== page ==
by Bob Benenson, FamilyFarmed
There are chefs who lock up their recipes like they are state secrets, and there are others who are very generous about sharing their cooking tips. Paul Fehribach has always been in the latter group as chef-owner of Big Jones, the restaurant on Chicago’s North Side where he dishes up his heavily tradition-influenced Southern cuisine.
Now, after years of handing out recipes to customers who asked, Fehribach has compiled them into The Big Jones Cookbook, which is scheduled for release by University of Chicago Press in April. If you are looking for a last-minute gift for a foodie relative or friend, it is available for pre-sale on the Big Jones website.
As an added incentive to buy the book, Fehribach has included recipes for two of his trademark dishes — lard-fried chicken and cornbread — that were the only ones that he had not previously shared. “Those are pretty unique and proprietary recipes,” Fehribach said during an interview at the restaurant in the Andersonville neighborhood. “I wanted to make sure those recipes were published in print before they started circulating in public, just because they’re very unique.”
Fehribach — who will provide samples of his food at FamilyFarmed’s Localicious tasting event on March 20, as he has for several years — said he has no concerns that he will be giving too much away by enabling home cooks to try their hands at his recipes.
“I took that advice that if you can share something like that with people, it kind of makes them have a stronger attachment to you,” Fehribach said. “We get people here all the time who say, I made the biscuits from your blog and they’re just awesome. I made the shrimp and grits and they’re just awesome. And they’re sitting there eating shrimp and grits. I think it’s a good thing to share that kind of stuff.”
If you are expecting this renowned interpreter of Southern cooking to have a serious drawl or be a larger-than-life figure like famed New Orleans chef Paul Prudhomme, it would be the only time you would find yourself in the wrong place at Big Jones. Fehribach grew up in Jasper, Indiana, not far from Louisville, Kentucky, but a great distance from the Deep South, coastal Carolinas, and Appalachian Mountains that provide the inspiration for most of his cooking.
Fehribach’s first intense interest in food was French cuisine, and his cooking skills first drew serious attention when he worked at a now-closed Southeast Asian restaurant called Hi Ricky Noodle Shop. It was his last gig before opening Big Jones, at the still-popular music bar and restaurant Schuba’s in Lakeview, that steered him toward a focus on Southern cuisine.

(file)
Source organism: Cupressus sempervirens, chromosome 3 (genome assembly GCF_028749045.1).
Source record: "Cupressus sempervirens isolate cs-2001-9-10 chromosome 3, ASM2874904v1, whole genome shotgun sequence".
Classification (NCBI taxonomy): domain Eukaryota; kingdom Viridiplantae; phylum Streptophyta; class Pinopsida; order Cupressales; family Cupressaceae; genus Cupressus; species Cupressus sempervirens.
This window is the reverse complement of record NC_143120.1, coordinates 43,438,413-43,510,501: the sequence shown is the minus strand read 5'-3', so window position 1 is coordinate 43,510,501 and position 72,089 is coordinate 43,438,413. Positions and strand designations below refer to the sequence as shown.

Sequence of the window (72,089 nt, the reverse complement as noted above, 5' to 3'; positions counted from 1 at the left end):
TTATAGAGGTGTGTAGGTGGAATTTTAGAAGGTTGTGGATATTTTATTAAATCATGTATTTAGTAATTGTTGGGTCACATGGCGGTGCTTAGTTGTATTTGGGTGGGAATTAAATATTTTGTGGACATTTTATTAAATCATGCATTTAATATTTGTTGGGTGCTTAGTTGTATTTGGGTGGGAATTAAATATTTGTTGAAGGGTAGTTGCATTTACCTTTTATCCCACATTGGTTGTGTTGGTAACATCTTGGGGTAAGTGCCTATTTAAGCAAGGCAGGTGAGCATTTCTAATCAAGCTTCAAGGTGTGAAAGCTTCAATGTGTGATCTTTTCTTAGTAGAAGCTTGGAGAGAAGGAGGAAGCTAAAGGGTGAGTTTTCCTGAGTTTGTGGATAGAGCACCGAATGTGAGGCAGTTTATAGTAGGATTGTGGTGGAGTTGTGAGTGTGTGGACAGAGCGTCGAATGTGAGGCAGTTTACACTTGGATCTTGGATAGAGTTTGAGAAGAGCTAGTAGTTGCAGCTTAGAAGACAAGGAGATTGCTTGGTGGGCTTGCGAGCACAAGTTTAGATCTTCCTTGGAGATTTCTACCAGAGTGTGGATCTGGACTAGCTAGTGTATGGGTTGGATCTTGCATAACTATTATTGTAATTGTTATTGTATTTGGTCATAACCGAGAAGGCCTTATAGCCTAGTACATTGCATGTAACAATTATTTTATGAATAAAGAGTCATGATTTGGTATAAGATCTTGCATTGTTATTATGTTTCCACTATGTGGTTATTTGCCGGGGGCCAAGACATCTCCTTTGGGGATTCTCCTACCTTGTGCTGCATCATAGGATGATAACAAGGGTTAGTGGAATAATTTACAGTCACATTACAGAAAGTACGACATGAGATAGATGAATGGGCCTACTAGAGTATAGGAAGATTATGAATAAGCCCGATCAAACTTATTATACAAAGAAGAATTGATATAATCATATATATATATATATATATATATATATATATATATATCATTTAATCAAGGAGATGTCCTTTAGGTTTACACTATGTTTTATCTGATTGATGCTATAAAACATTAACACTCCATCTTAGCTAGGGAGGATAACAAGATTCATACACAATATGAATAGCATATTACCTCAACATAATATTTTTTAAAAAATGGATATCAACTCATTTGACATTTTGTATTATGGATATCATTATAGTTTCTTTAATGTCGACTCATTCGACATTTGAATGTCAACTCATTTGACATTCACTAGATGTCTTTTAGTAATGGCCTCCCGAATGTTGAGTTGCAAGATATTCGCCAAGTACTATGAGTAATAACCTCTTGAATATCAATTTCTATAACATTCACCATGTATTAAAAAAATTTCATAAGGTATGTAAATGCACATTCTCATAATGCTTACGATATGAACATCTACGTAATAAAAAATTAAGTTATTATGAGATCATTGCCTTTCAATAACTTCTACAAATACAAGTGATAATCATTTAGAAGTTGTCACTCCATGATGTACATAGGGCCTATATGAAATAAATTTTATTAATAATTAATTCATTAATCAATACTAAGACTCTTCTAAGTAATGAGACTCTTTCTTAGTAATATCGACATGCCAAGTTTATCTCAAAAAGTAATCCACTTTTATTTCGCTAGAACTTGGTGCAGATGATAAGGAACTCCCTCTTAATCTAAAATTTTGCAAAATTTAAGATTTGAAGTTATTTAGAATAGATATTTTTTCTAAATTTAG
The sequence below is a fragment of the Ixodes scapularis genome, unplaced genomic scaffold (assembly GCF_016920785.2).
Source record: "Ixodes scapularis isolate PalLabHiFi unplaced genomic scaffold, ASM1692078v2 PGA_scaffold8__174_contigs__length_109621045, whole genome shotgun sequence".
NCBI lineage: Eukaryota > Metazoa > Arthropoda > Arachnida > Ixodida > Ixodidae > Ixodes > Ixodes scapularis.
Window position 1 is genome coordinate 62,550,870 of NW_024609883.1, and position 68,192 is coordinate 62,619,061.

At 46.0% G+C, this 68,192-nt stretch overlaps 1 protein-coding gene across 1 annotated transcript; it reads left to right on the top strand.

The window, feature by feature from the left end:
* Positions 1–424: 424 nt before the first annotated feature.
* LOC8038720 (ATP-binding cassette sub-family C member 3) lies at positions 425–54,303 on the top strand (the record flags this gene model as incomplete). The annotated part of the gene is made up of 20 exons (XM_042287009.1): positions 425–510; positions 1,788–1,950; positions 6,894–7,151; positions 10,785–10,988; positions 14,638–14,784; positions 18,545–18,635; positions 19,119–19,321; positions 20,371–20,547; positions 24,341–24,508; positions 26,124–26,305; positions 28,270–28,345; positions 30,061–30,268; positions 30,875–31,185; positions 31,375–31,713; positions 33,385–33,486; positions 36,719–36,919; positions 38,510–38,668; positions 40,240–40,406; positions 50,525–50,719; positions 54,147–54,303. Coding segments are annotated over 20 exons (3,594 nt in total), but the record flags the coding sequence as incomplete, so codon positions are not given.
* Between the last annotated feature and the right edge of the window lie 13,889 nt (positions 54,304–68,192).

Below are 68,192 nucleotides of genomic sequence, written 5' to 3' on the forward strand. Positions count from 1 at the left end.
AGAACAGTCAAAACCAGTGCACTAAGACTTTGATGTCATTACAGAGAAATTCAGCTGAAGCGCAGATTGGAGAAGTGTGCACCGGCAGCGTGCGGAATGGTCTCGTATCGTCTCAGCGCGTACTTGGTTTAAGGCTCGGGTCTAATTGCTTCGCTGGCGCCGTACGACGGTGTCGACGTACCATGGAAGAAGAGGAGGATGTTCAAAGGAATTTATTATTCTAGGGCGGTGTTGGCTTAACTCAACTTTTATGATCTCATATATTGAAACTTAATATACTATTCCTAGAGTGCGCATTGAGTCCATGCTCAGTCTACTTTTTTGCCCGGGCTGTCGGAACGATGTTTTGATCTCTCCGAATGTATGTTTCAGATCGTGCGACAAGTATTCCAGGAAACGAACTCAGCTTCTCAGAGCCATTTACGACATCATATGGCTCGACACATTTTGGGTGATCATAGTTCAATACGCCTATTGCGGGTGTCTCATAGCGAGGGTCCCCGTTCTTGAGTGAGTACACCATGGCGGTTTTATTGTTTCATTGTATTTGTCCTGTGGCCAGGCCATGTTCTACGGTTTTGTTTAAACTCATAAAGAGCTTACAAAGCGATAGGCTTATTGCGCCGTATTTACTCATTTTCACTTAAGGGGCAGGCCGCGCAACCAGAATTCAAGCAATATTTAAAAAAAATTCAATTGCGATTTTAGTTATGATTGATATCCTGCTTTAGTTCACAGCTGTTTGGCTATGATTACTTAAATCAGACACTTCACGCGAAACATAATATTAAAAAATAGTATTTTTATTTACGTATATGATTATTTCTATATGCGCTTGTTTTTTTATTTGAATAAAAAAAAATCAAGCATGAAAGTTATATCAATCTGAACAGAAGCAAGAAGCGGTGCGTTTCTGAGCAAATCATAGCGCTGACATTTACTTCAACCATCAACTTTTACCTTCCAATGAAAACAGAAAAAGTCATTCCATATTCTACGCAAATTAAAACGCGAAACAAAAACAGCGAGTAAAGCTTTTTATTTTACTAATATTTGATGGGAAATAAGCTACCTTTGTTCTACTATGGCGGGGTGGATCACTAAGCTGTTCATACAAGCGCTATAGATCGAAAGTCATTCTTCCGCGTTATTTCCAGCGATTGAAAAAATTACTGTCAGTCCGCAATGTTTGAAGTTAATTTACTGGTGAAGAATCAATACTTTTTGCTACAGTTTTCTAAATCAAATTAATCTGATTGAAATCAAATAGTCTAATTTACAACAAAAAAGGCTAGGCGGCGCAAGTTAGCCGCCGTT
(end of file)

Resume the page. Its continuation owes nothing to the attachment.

“With the history there of country-music programming, honky tonk, rockabilly, to me it seemed to me that Southern was a logical direction to go,” he said. And what began as a studious exploration of the roots of Southern cooking became a deep dive for Fehribach, who scoured libraries for ancient regional cookbooks and sought out sources for heritage ingredients that had long ago disappeared from markets and store shelves.
Even a relative brief conversation with Fehribach yields an entrée-sized portion of food education. You are apt to learn that he is developing a project with Glenn Roberts of Anson Mills — a Columbia, South Carolina, company from which he sources much of his grain — to experiment with growing rice on dry land in the Midwest. Seedling Orchard, located not far from Chicago in South Haven, Michigan, is planting a 16th century French apple variety that Fehribach says has “nothing to do with the South, they’re just the best cooking apples,” and rarely-seen blood peaches that originated in Appalachia. And you learn that both pigs and peaches both arrived in America courtesy of the expeditions of Spanish explorer Hernando de Soto.
Fehribach said it was not his intention to be at the cutting edge of the growing heritage food movement, but rather was driven by his desire to create a new niche in the Chicago restaurant scene. “When we opened in 2008 and had pimento cheese on our menu and all of these other things, we had no idea we were going to be in the vanguard of something,” he said, adding, “Now, all of a sudden, the novelty is obscure grains and livestock breeds. So that’s sort of the new vanguard. The 19th century.”
His literally granular interest in all things food is one of the main reasons he said he enjoys participating in Localicious event, part of FamilyFarmed’s annual Good Food Festival and Conference that draws experts from all facets of the Good Food movement to Chicago’s UIC Forum each March.
“The community that shows up at that event is just phenomenal. In terms of the people we get to hang out with, it has become my favorite event of the year,” Fehribach said. “Last year we met Diana Whealy, who was a founder of the Seed Savers Exchange, one of my all-time life heroes. And you’re not going to meet her anywhere else in Chicago at any events like that.”
Big Jones is located at 5347 North Clark Street in Chicago. It is open seven days a week for lunch and dinner, with brunch service on weekends.